PhD Candidate Alexander Offord Connects Audiences Through History and Theater

March 13, 2024 by Dr. Pamela Fuentes Peralta

An electric execution marked the tragic end of Topsy the Elephant in January 1903. The Edison Manufacturing Company dispatched a team to Luna Park in Coney Island to document the event, resulting in what is now regarded as the earliest film capturing the death of a living being.  Topsy’s story caught a lot of attention at the time: it received national coverage, and it was at the centre of an intense debate about animal cruelty. This tragic death intrigued PhD candidate Alexander Offord, who wanted to write a historical paper as part of his scholarly work, but his research “just kept hitting all these dead ends, like I was not getting where I wanted to be.” The sources Offord tracked down kept pulling him away from the story he wanted to tell, but he was determined: “the way to do it would be through creative work.”

Offord, also the co-artistic director of Toronto-based theatrical company Good Old Neon, channelled his determination into writing a play titled Dead Elephants. This production intertwines Topsy's story with accounts of three other elephant deaths in the 19th century, alongside a modern storyline following a grieving couple. Through this creative endeavour, Offord explores the historical and contemporary implications of the boundary between the living and the deceased, as well as how individuals navigate grief and their relationships with animals, particularly elephants. The play also explores societal attitudes towards different species, highlighting the disparity in mourning rituals and emotional connections to various animals, such as a pigeon, an overlooked character that underscores the unequal regard for certain creatures in the face of death.

Actor Hayden Finkelshtain in a theater scenario. Rocking chair on the side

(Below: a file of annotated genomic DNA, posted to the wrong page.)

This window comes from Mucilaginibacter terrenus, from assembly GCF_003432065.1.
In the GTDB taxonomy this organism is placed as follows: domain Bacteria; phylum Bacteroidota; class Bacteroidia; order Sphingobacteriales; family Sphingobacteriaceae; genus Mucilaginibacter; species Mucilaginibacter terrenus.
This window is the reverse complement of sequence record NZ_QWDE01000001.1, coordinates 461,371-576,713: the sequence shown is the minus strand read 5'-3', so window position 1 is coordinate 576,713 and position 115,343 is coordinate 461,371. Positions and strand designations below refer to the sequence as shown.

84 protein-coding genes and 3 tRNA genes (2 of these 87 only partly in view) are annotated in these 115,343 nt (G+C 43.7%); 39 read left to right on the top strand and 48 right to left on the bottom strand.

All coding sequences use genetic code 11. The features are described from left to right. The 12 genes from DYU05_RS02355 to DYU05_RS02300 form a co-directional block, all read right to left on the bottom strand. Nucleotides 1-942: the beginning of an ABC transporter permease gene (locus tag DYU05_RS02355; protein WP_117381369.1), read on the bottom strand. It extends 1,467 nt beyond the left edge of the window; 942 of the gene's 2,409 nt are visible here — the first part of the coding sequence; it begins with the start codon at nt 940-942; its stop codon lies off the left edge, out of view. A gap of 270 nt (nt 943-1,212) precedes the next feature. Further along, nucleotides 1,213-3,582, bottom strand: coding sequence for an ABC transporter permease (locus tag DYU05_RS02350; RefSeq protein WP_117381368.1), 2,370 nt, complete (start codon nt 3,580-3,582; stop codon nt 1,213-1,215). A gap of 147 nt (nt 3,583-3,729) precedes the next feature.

Actor Hayden Finkelshtain on the stage of Dead Elephants, a play written by Alexander Offord. Photo credit: Connor Price-Kelleher


Offord's perspective not only offers a deep analysis of emotions, but the stories that inspired his play are also directly tied to the history of technology and coursework at the IHPST. Currently engaged in a reading course on animal history with Dr. Rebecca Woods, Offord seeks to further explore the deaths of elephants from an academic perspective with the guidance of his supervisor, Dr. Edward Jones-Imhotep. Beyond Topsy, the central elephant in his work, Offord explores the deaths of other elephants including Jumbo, purchased by P. T. Barnum, founder of Barnum & Bailey Circus, and Castor and Pollux, who were tragically killed and eaten during the 1870 siege of Paris amidst food scarcity due to the Prussian blockade. These events are closely related to the history of technology, as Offord explains: Topsy is part of “the history of electrification. She is publicly electrocuted to death, and she is electrocuted because her owners initially want to hang her from a crane as a public spectacle. The American Society for the Prevention of Cruelty to Animals launches this big kind of public relations campaign and they argue that this is cruel and inhumane, so they push for electrocution as a more humane alternative to hanging. There is this interesting focal pinch point when we transitioned away from hanging as a form of capital punishment to the electric chair, then also the electrification of the cities, and then the electrification of an animal. Jumbo the elephant is hit by a train. So, there is this collision between the animal and the machine in a literal sense".  For Caster and Pollux “it takes a little more lateral thinking” when relating their final days to the history of technology. There's something about the desperation of that moment in Paris when they decide the elephants have ceased to be these exotic, beautiful, charismatic, named beings. And then they become food. They become an object for consumption in some way, literally fuel for a city through a siege”.